Wednesday, November 25, 2015

El canto del gallo: The Rooster's Song


At age eighty one, Joel Garcia Leyva (El Pollo) is completing forty five years as the owner and cantinero (barman) of the only cantina (tavern) in el barrio Xochimilco. He has been intent on keeping his establishment, Pollo's Bar, in el estilo antigua (the old style). Not much has changed since he first opened it in 1970. Walking through the curtained entryway is walking back in time. His shiny, red "rockola" no longer plays three 45' vinyl for ten centavos, but it still retains the look of the one he first bought in the 70's. Pollo himself retains a classic look dating back to the 40's. At eighty one, he is the oldest, if not the only, pachuco in Oaxaca!

El Pollo is a nickname that Joel has had since birth. He explained to me that everyone en el barrio Xochimilco had a nickname, mostly animal names. He has one brother called el Chango (the monkey) and another el Caballo (the horse). Since he was the youngest of nine children, he was called el Polluelo (the little chicken). "I may be a rooster now, or even a turkey", he joked, "but to the people of this barrio, I am still "el Pollo".

While I was interviewing him recently, a customer came in for a beer. El Pollo told him to help himself because, Manuel, his right hand man, was sick. We continued our interview, the man walked behind the bar, grabbed a Corona, opened it, and handed twenty pesos to el Pollo when he was done. Just like old times, the friendly flavor of a neighborhood bar.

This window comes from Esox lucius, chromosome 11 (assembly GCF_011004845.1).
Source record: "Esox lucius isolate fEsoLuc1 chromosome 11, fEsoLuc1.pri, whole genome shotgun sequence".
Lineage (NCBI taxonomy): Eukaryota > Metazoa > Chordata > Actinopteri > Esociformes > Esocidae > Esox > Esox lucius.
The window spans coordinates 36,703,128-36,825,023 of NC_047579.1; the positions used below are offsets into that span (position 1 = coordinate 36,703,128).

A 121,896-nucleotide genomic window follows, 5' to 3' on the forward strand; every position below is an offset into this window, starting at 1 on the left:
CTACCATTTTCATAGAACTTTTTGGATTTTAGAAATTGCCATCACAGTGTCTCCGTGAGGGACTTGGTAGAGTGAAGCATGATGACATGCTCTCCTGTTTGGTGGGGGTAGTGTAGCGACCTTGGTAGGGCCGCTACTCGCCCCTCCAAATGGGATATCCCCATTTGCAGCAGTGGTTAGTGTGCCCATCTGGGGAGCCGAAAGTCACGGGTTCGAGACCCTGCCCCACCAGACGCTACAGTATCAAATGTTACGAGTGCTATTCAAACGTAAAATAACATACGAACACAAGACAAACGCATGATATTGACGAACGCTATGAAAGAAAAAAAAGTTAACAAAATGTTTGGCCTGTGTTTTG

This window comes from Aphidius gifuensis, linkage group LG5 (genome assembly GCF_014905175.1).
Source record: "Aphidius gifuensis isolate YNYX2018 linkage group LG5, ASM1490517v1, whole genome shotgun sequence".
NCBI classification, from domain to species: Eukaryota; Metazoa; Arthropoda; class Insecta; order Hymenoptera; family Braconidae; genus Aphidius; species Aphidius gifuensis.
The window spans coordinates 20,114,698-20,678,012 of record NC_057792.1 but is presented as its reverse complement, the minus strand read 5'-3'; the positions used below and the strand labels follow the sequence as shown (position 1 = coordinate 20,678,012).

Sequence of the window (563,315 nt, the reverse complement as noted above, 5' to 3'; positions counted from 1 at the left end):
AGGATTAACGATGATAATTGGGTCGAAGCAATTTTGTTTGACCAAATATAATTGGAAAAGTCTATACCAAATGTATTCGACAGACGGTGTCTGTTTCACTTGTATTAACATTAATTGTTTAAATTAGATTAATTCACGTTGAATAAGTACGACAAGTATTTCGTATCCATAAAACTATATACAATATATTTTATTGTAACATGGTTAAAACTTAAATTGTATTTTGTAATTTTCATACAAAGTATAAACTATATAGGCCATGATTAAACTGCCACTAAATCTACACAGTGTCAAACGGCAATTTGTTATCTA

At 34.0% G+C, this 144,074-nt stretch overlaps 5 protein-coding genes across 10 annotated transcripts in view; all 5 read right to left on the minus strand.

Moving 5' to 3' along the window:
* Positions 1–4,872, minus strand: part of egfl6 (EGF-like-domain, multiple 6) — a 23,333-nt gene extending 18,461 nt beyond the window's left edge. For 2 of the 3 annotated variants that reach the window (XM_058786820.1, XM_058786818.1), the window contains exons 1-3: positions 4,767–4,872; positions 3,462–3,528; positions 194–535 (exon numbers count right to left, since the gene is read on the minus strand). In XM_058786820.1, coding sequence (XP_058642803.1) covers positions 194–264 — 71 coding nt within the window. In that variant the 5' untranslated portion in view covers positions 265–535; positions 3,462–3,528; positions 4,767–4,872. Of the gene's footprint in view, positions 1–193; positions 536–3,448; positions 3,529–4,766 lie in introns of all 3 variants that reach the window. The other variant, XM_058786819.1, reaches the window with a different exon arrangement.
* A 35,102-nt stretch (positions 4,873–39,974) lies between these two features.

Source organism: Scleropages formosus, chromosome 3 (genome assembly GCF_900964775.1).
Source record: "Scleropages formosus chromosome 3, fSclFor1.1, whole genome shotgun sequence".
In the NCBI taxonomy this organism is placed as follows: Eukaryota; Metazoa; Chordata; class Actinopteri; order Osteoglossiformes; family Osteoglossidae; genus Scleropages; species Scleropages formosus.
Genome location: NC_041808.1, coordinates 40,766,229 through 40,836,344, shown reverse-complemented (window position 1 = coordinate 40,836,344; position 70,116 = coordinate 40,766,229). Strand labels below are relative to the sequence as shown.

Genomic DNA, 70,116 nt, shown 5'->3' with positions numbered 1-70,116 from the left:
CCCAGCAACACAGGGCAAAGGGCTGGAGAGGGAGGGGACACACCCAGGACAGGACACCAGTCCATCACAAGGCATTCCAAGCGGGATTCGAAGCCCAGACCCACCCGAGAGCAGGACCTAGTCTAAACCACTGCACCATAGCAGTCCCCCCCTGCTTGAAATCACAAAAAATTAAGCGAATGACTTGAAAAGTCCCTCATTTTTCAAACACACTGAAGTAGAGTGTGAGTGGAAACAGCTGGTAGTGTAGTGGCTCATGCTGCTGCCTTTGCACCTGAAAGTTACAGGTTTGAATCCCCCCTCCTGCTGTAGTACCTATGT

El Pollo como joven gallo

El Pollo did not start out as a cantinero. After finishing sixth grade he decided he did not want to continue with formal schooling. As was the tradition at that time, that meant that he had to take up a trade. He chose to be a tailor, and for several years he worked with relatives and in time became a talented designer of deer and goatskin jackets for men and women. 
He was thirty six when his mother died, and he returned to his family home, set up his tailor shop, and cared for his ailing father. With his workshop in his home, his neighborhood friends began to stop by and compliment el Pollo on his success. In return, Pollo offered them beers and sat down to share a few with them. And before he knew it, Pollo was partying with his friends more and making jackets less.

In short time, he came to the realization that he was having a very good time, but he was not making much money, and he was giving out free beer to his friends. So during one of the drinking sessions with his compaƱeros he told them, "desde maƱana amigos, van a costar las cervezas (from tomorrow onward, my friends, beers are going to cost you)." And so began the history of "Pollo's Bar". 
Welcome to Pollo's Bar